In the photo taken at the Argentine airport Saturday, the eight men are smiling, their arms looped over each other's shoulders in easy camaraderie. Friends since high school, they were embarking on a long-planned trip to New York to join two other pals and celebrate the 30 years since their graduation. They wore matching white T-shirts emblazoned with the Spanish word "LIBRE," a joke that they would have a few days of freedom from their wives and workaday responsibilities.
On Thursday, some of those wives and other relatives began arriving in New York, too – for the grim task of formally identifying loved ones and reclaiming their bodies. Five of the friends, along with three other people, were killed Tuesday when a man drove a rental truck down a busy Manhattan bike path just after 3 p.m., leaving a trail of mangled bicycles and bodies. The suspect, identified as Uzbek nationalist Sayfullo Saipov, was hospitalized after being shot in the stomach by a police officer.
The 10 Argentine friends had been cycling through New York's Central Park and then made a fateful decision to go south on the path near the Hudson River, said Cecilia Piedrabuena, whose husband Ariel Benvento was injured and hospitalized.
"They were pedaling in lines of two, chatting, laughing, enjoying the ride. My husband was the last one in the line, when he felt a speeding car, and then the truck that zoomed by," Piedrabuena told an Argentine radio station, according to the Associated Press. "The truck took away his friends, and he saw them all scattered on the ground.''
Relatives of the five slain Argentines – Diego Enrique Angelini, Ariel Erlij, Hernan Ferruchi, Hernan Diego Mendoza and Alejandro Pagnucco – were to be received by the Argentine consul in New York, according to Argentina's Clarín news organization.
Along with Benvenuto, the surviving friends include: Iván Brajkovic and Juan Pablo Trevisan, both of Argentina; Guillermo Banchini of New York; and Martín Marro of Massachusetts. Marro also was injured and hospitalized.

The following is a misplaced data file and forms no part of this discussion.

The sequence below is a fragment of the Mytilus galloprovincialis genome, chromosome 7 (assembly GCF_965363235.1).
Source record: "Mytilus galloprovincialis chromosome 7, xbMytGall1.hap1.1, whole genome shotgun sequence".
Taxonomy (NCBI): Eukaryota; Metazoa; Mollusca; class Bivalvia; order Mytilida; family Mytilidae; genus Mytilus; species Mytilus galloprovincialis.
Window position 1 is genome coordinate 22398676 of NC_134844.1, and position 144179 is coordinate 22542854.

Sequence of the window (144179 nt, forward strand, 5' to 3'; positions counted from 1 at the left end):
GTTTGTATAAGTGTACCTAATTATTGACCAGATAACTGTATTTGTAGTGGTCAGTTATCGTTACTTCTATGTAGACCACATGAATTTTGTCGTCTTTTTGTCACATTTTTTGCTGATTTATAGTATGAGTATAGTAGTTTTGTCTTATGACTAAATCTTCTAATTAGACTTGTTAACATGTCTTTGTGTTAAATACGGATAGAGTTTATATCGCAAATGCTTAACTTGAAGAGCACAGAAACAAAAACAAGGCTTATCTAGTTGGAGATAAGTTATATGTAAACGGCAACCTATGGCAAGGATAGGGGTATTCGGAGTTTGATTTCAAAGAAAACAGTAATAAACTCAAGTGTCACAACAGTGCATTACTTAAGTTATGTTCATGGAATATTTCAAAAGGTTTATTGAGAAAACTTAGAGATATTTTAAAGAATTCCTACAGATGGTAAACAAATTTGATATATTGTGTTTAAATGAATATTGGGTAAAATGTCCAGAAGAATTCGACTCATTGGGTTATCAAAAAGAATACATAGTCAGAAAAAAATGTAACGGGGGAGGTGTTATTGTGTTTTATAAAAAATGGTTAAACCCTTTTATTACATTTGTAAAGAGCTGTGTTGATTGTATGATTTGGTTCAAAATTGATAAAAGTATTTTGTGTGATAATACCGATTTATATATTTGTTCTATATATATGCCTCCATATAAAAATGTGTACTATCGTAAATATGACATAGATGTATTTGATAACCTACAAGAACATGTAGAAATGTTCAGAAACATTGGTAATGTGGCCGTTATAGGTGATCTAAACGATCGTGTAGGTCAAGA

Erlij, CEO of the Argentine steel products manufacturing firm Ivanar, had organized the trip and had helped finance travel for friends of lesser means, according to news reports. Though he was at the airport for the photo on Saturday, he flew out a day later.
"They were 10 high school friends. They always met. It's terrible what happened," said Benvenuto's wife, Piedrabuena. "… They left the airport happy."
Argentina's vice consul in New York, Eduardo Almirantearena, said the chancellery and the U.S. State Department had collaborated to speed up visa processing for the relatives, Clarín reported. He did not identify the families, to preserve their privacy.
Almirantearena also said the Argentine consulate was working to repatriate the bodies to Argentina as soon as possible, predicting it would happen "before Monday." He acknowledged possible complications because the attack is being investigated as an act of terrorism.
The men were 1987 graduates of Higher Polytechnic Institute General San Martín in Rosario, Argentina's third-largest city, located roughly 175 miles or almost 300 kilometers northwest of Buenos Aires. It's also the hometown of soccer star Lionel Messi and revolutionary Che Guevara, as the Associated Press observed.
On Wednesday, the high school flew the blue-and-white Argentine flag at half staff. Last evening, thousands gathered at the school for a candlelight vigil honoring the victims.
"The groups of friends that are built in this community, in this school, are friends for life," one mourner said, according to the Argentine news organization ARTEAR.
"In this pain, you never understand that life is very short, sadly – that a group of friends has reunited," another added. "Then this happened in another part of the world."